All photos and written content are strictly the copyright of Nicholas de Lacy-Brown © 2014 and The Daily Norm. All rights are reserved.

Miro’s Chocolateria: the C’an Joan de S’Aigo

If it was good enough for Joan Miro, then it is certainly good enough for me… For the C’an Joan de S’Aigo is a café with a venerable history and a list of clientele past and present so long that it can probably count all of Mallorca’s most famous residents among its number, including the great artist Miro himself. Nestled within the maze of nostalgic alleyways which make up the oldest core of Palma’s centre, the C’an Joan de S’Aigo was founded in 1700 and as such is Palma’s oldest eatery. Founded when the cafe’s namesake had the idea of bringing down ice from the Tramuntana mountains and serving it richly flavoured in the earliest form of ice cream, the C’an Joan de S’Aigo is today equally famous for its rich pickings of local pastries and steaming hot chocolate.

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Despite the age of this quaint faded café, the locals of Palma have never allowed it to go out of fashion: When we sampled the café after our dip in the sea last weekend, it came after several failed attempts to visit previously – for each time we have been along, the place has heaved with locals who head to the café at the traditional merienda hour to sample ice cream piled high from small glasses and creamy indulgent hot chocolate. But it was worth the wait. Sat amongst the traditional interiors packed with blue and white ceramics, colourful glass chandeliers, copper kettles, filigree vases and wooden thrones, we feasted greedily on a sampling of the cafe’s local pastries, all of which tasted all the better when coated with a velvety layer of that legendary hot chocolate.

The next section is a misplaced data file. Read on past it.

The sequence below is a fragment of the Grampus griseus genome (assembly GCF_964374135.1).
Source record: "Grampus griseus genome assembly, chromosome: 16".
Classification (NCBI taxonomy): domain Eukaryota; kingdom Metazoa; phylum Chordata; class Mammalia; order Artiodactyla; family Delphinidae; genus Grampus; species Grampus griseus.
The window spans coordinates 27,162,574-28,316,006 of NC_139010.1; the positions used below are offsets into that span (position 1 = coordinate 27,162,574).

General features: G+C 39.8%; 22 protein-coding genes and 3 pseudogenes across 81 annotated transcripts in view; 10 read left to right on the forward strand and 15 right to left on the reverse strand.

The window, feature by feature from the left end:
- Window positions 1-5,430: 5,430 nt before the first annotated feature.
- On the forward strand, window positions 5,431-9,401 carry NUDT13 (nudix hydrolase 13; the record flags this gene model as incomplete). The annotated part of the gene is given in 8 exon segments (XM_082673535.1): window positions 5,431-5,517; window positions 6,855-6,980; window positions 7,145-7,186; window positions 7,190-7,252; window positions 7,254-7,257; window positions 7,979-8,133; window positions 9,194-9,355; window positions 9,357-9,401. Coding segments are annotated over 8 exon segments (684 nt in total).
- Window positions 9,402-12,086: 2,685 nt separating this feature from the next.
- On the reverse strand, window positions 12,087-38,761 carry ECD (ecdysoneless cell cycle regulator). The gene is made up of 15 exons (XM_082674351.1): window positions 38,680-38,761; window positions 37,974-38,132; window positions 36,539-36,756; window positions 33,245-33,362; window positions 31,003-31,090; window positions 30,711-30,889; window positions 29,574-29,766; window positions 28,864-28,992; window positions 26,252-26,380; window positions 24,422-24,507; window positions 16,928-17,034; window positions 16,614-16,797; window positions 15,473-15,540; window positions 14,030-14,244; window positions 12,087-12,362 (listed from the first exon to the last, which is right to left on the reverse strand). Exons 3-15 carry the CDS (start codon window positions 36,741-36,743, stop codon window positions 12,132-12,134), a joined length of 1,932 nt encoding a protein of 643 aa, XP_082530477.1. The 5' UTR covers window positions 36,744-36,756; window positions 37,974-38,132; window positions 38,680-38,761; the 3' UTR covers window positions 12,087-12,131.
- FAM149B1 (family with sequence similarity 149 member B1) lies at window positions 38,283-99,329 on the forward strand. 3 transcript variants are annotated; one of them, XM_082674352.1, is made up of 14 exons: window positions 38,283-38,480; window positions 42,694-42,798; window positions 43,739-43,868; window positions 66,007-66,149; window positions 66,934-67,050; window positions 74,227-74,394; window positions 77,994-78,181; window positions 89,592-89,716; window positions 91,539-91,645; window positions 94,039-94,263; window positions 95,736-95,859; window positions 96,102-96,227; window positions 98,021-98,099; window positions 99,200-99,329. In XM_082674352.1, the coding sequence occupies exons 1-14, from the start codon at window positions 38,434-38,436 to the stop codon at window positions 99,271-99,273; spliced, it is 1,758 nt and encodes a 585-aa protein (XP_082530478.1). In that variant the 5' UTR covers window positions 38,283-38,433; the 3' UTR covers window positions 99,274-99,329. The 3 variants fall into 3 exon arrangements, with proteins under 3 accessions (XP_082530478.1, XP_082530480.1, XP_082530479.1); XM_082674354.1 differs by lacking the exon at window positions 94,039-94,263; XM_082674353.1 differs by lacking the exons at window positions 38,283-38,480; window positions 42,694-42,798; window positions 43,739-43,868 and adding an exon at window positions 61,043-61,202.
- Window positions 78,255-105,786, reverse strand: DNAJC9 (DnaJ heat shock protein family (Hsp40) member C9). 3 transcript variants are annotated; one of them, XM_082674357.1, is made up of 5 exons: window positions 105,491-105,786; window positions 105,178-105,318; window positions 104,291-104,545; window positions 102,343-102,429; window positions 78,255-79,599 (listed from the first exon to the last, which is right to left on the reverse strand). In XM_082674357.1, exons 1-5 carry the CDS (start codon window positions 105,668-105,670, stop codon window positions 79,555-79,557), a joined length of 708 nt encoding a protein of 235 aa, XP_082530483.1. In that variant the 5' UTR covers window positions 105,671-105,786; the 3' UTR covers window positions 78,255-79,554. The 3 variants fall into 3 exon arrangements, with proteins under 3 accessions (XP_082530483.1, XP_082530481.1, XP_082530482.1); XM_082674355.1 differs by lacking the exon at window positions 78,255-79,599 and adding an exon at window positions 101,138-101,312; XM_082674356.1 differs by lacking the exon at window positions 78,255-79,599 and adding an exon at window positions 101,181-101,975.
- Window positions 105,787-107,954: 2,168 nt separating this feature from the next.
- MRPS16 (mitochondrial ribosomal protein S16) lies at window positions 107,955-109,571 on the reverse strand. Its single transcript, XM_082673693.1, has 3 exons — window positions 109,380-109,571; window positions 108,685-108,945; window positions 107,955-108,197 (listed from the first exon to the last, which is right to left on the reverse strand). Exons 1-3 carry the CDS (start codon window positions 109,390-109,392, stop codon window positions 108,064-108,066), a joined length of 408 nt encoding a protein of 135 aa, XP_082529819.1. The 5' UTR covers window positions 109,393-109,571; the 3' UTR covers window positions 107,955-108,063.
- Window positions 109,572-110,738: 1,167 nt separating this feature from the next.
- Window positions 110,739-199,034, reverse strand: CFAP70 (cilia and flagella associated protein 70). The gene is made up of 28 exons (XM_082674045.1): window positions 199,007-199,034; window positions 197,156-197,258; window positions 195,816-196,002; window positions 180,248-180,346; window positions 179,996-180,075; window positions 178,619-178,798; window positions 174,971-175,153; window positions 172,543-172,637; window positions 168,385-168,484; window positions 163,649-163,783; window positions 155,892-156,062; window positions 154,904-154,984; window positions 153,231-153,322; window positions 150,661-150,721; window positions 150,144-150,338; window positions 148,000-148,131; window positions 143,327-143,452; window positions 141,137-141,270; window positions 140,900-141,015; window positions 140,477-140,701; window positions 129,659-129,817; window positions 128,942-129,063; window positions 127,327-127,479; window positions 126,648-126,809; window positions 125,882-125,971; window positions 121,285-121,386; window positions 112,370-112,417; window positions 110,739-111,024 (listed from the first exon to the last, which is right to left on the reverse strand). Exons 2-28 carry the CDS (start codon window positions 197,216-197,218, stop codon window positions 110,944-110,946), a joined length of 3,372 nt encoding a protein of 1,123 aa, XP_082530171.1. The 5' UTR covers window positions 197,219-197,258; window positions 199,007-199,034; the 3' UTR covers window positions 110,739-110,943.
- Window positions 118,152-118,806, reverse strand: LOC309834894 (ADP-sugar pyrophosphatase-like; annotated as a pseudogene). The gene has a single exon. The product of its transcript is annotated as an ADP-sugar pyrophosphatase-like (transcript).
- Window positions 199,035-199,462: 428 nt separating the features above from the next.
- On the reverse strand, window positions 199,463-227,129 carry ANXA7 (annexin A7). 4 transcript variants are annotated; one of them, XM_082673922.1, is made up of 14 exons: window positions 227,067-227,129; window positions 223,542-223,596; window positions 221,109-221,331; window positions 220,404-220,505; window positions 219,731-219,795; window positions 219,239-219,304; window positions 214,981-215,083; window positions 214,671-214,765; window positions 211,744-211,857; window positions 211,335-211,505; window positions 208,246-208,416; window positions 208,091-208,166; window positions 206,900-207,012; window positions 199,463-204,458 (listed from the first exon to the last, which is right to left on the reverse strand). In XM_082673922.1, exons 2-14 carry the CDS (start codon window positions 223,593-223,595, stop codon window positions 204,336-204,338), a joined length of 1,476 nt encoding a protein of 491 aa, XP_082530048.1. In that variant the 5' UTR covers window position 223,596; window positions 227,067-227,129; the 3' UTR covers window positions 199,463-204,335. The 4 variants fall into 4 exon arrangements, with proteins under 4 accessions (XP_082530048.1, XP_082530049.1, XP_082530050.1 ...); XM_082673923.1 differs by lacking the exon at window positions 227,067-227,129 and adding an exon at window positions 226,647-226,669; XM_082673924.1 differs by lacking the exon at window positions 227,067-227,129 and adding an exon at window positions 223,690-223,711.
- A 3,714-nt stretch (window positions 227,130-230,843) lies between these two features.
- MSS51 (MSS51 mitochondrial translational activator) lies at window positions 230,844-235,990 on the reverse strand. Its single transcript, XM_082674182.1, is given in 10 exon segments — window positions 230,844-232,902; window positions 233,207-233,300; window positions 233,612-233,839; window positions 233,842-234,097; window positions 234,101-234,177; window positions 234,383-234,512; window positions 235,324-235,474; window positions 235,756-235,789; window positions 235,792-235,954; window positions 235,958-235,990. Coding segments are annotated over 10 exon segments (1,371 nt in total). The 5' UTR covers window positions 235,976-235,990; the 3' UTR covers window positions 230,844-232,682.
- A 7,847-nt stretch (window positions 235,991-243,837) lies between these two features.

For Dominik, a sweet bun made, surprisingly, of potatoes (coca de patata) was a light and fluffy counter to the liquid silk of chocolate steaming in a cup before him. For me, a richer, creamier ensaïmada – the local specialist pastry which you can find all over town and which tourists buy in their plenty in what resemble giant hat boxes. Made in Mallorca even before the C’an Joan de S’Aigo was founded, the ensaïmada is made from dough which has been repeatedly folded with pork fat – much like puff pastry – and then either served sprinkled with sugar, or filled with other such goodies. And my filling of cold custard oozed and melted as it dipped into the hot chocolate with as much unctuous delight as melted butter on a warm crumpet. 

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Thoroughly disgusted by our self-indulgence, but rather rewarded by our dip into local culture, we swiftly decided that a visit to C’an Joan de S’Aigo must become a weekly tradition. How else can one become integrated into Mallorquin society?

The C’an Joan de S’Aigo café can be found hidden away just off from the church of Santa Eulalia on the Carrer Can Sanc 10. It’s open daily 8am-9pm except Tuesdays.

Move to Mallorca: First days